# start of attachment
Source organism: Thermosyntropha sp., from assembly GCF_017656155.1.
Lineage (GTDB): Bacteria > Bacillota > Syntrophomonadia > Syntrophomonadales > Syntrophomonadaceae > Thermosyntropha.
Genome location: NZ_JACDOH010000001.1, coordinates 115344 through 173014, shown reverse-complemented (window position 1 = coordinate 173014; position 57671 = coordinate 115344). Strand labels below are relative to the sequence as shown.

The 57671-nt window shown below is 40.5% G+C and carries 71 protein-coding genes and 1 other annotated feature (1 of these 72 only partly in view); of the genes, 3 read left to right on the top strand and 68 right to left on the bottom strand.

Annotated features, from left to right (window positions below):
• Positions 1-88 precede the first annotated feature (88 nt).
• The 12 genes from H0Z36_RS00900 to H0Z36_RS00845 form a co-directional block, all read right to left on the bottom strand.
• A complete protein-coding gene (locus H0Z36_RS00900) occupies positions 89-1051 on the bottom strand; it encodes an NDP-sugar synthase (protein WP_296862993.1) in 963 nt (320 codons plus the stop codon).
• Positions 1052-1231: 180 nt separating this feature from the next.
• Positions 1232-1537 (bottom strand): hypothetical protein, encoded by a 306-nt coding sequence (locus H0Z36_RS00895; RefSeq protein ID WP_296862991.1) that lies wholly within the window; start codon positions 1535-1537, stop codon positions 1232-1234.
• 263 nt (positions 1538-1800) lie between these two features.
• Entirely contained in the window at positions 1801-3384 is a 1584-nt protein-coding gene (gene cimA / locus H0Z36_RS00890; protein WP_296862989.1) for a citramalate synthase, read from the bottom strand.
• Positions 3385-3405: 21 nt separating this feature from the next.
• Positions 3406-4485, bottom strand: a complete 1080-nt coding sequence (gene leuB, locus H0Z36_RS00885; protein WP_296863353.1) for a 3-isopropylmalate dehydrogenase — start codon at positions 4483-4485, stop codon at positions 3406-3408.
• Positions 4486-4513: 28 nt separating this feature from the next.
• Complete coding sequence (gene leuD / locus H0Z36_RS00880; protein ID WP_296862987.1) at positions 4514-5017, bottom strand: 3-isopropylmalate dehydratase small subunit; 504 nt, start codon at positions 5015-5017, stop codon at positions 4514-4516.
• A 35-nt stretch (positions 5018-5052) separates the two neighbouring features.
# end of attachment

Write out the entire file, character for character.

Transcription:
Source organism: Thermosyntropha sp., from assembly GCF_017656155.1.
Lineage (GTDB): Bacteria > Bacillota > Syntrophomonadia > Syntrophomonadales > Syntrophomonadaceae > Thermosyntropha.
Genome location: NZ_JACDOH010000001.1, coordinates 115344 through 173014, shown reverse-complemented (window position 1 = coordinate 173014; position 57671 = coordinate 115344). Strand labels below are relative to the sequence as shown.

The 57671-nt window shown below is 40.5% G+C and carries 71 protein-coding genes and 1 other annotated feature (1 of these 72 only partly in view); of the genes, 3 read left to right on the top strand and 68 right to left on the bottom strand.

Annotated features, from left to right (window positions below):
• Positions 1-88 precede the first annotated feature (88 nt).
• The 12 genes from H0Z36_RS00900 to H0Z36_RS00845 form a co-directional block, all read right to left on the bottom strand.
• A complete protein-coding gene (locus H0Z36_RS00900) occupies positions 89-1051 on the bottom strand; it encodes an NDP-sugar synthase (protein WP_296862993.1) in 963 nt (320 codons plus the stop codon).
• Positions 1052-1231: 180 nt separating this feature from the next.
• Positions 1232-1537 (bottom strand): hypothetical protein, encoded by a 306-nt coding sequence (locus H0Z36_RS00895; RefSeq protein ID WP_296862991.1) that lies wholly within the window; start codon positions 1535-1537, stop codon positions 1232-1234.
• 263 nt (positions 1538-1800) lie between these two features.
• Entirely contained in the window at positions 1801-3384 is a 1584-nt protein-coding gene (gene cimA / locus H0Z36_RS00890; protein WP_296862989.1) for a citramalate synthase, read from the bottom strand.
• Positions 3385-3405: 21 nt separating this feature from the next.
• Positions 3406-4485, bottom strand: a complete 1080-nt coding sequence (gene leuB, locus H0Z36_RS00885; protein WP_296863353.1) for a 3-isopropylmalate dehydrogenase — start codon at positions 4483-4485, stop codon at positions 3406-3408.
• Positions 4486-4513: 28 nt separating this feature from the next.
• Complete coding sequence (gene leuD / locus H0Z36_RS00880; protein ID WP_296862987.1) at positions 4514-5017, bottom strand: 3-isopropylmalate dehydratase small subunit; 504 nt, start codon at positions 5015-5017, stop codon at positions 4514-4516.
• A 35-nt stretch (positions 5018-5052) separates the two neighbouring features.